Transitioning to the Fully Digital Mortgage Closing: Advice from a Credit Union
For many consumers, buying a home is one of the most exciting transactions of their lives. Closing on a mortgage, however, is not so exciting for those involved in the process. It’s incredibly complex—requiring a lot of documents, a lot of signatures and a lot of touchpoints, including buyers, sellers, closing agents, title company reps, attorneys, notaries and real estate agents. It’s no surprise that closing on a home loan can take as long as 60 days.
The good news: There are tools available to speed up the process while reducing production costs, connecting all of the moving pieces and creating a better experience for everyone. That includes advanced digital technologies for electronic signature, eNotes, remote online notarization and collaboration rooms that bring participants, documents and tasks together. Best of all, they can be adopted in phases, so you can score quick wins while moving toward a fully digital mortgage experience.
At the 2021 Digital Mortgage Conference, Rob Lefkowicz, vice president of mortgage lending at Langley Federal Credit Union, shared some tips on how his team successfully navigated the transition from manual to digital closings using DocuSign Rooms for Mortgage.
1. Begin with the end in mind
When going the digital route, it’s important to really think about your end target—and, ultimately, what parts of the process you want to digitize. In some scenarios, a hybrid closing (in which some documents—such as the promissory note—are printed and signed with ink on paper, while others are signed electronically) may be good enough or even a perfect fit.
“For Langley, the goal is to get to a point where we're doing fully digital closings, so we set our expectations that way,” Rob said. He described the chicken-before-the-egg conversations that need to happen throughout the journey:
“Do you have a platform that enables fully digital closings? Does the partner solution you’re evaluating work with your loan origination system? Do the title insurers approve the remote online notarization solution you want to use? Who are your eNote providers going to be? What requirements will potential investors have? You really need to take your time and understand each piece—and how they work together—so you can move forward without hitting any major roadblocks.”
2. Crawl before you walk
When it came to implementing DocuSign Rooms for Mortgage, one of the keys to Langley’s success was leveraging a crawl/walk/run methodology. Rob described his team’s approach:
“We really defined and narrowed our scope for the initial iterations: when we would introduce the DocuSign Room into the transaction, what types of transactions we would do and what settlement agencies we were going to partner with. We wanted to get those first transactions down before moving into the next phase.”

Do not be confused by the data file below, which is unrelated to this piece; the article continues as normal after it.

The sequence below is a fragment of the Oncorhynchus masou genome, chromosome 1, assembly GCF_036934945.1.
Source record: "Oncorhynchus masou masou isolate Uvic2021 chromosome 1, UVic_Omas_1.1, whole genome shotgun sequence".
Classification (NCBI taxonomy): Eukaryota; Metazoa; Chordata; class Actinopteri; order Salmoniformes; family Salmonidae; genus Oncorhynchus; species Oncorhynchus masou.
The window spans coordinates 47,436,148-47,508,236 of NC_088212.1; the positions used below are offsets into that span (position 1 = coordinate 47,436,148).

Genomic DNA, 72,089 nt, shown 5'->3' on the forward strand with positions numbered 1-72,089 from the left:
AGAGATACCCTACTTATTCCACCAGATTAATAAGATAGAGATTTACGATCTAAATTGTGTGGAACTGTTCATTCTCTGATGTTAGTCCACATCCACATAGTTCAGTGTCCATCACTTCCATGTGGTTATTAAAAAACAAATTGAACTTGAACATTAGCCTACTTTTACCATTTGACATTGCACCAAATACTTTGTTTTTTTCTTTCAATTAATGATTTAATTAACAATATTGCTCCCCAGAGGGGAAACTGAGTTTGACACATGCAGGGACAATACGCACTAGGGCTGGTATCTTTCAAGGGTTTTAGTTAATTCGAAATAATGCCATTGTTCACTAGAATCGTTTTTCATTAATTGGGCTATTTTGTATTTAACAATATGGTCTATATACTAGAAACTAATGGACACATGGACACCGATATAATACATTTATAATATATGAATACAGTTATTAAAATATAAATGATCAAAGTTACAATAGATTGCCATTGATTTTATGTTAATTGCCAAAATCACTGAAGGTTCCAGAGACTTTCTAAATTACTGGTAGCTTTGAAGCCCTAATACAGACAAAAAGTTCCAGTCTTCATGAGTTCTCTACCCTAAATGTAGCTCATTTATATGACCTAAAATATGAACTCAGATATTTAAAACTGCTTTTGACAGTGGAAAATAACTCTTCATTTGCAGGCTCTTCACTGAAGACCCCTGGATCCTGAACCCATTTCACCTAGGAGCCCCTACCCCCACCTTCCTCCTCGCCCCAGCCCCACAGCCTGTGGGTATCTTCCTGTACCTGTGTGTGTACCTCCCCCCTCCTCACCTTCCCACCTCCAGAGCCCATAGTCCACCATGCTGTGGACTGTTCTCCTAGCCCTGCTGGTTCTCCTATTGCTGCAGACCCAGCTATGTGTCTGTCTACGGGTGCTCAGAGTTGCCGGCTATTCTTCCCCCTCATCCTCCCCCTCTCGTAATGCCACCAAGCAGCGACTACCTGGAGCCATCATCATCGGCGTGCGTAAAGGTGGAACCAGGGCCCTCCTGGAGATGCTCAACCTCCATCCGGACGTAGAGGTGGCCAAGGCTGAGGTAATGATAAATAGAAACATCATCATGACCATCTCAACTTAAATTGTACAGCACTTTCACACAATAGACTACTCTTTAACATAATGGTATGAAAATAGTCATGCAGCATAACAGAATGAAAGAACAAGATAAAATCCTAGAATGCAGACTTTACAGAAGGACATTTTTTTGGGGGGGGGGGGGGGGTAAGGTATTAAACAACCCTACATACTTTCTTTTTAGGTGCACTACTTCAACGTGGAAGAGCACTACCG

Langley started with refinance transactions, utilizing its wholly-owned settlement agency. Now, the credit union is bringing purchase transactions and external settlement partners into the digital closing experience. At the same time, the team is doing all of the backend work to support eNotes, eVaults and remote online notarization in anticipation of enabling fully digital transactions by mid 2022.
3. Make the borrower experience the center of your universe
At Langley, improving the borrower experience was the main driver for moving toward a fully digital mortgage process. “DocuSign Rooms for Mortgage makes the closing experience so much easier for our borrowers—and we think this type of solution is going to go from a nice-to-have to a must-have in the future,” said Rob.
That prediction aligns with the survey results we’d seen in research DocuSign conducted in partnership with Qualtrics, where close to 75% of bank and credit union employees shared that they’d actually lost business to another lender who offered more digital capabilities to borrowers.1
But while demand for digital services is on the rise, there’s still a wide range of comfortability—and some borrowers will need to be eased into the digital experience. That’s something Rob and his team addressed head on:
“We put a lot of thought into how we might help those who may be a little digitally hesitant—from providing tablets for our settlement agents so borrowers could sign documents electronically (in person) to incorporating the hows and the whys at the beginning of the sales cycle to make people more comfortable moving forward.”
1 Blind survey conducted by Qualtrics on behalf of DocuSign. Data collected from 11/05/21 – 11/16/21; n=205, US-based individuals who identify as full-time employees of a bank, credit union or non-bank lender based with responsibility for loan processing, operations, officers, closers or mortgage P&L.